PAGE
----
Bullet Proofing your Holiday Parent-time

Request mediation (move to compel it, if need be)!

Our previous posts ensuring you enjoy and enforce your holiday parent time dealt with giving your ex as much advanced notice as you possibly can, and documenting your notice.

We discussed the fact that you want to give clear and concise written notice.  To do that, you need to cite to the specific provisions of your court order regarding the holiday parent time periods you intend to exercise.  You need to ensure you have proof that your ex was sent this notice, which is why we advised you to send not only a written letter by certified mail, but an email and even a text message if you feel appropriate.  If possible, you want documentation proving your ex received notice as well.  This is where a certified mailing certificate or an email read receipt is helpful.

We also discussed the fact that giving notice a single time may not be enough, and that you will want to give early notice, followed by follow-up notice a week or 10 days later if you are ignored the first time around.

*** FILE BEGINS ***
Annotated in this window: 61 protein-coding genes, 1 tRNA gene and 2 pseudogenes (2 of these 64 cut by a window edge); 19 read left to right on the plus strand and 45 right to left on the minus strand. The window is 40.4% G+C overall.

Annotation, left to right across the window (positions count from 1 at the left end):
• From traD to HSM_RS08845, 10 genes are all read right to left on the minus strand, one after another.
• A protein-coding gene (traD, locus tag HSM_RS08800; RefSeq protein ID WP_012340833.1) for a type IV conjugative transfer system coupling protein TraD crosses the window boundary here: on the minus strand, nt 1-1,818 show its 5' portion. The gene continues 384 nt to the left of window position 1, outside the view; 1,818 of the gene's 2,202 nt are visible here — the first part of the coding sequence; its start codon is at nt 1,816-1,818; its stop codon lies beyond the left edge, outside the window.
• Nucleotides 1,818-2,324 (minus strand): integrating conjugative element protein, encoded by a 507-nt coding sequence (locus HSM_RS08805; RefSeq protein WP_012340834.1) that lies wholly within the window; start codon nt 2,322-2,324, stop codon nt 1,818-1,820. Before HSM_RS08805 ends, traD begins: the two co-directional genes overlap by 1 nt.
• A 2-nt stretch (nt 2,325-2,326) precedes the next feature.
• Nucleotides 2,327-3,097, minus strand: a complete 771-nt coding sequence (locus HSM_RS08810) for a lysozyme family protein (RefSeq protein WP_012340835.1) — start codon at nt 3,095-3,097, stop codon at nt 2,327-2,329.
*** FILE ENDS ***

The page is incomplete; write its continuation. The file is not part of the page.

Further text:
If, despite having given multiple notices (and don’t give too many, or you’ll be accused of “harassing” your ex) your ex still ignores your efforts to coordinate your holiday parent time, this is what Utah requires you do next:


Ah, mediation.  Unless you are terribly contemplative, you have probably been taught and believe that mediation is oh so much better than going to court.  Mediation is faster than court, mediation is cheaper than court, mediation is far more amicable than court, mediation places control of the issues in your hands and not the hands of the court.  Lies.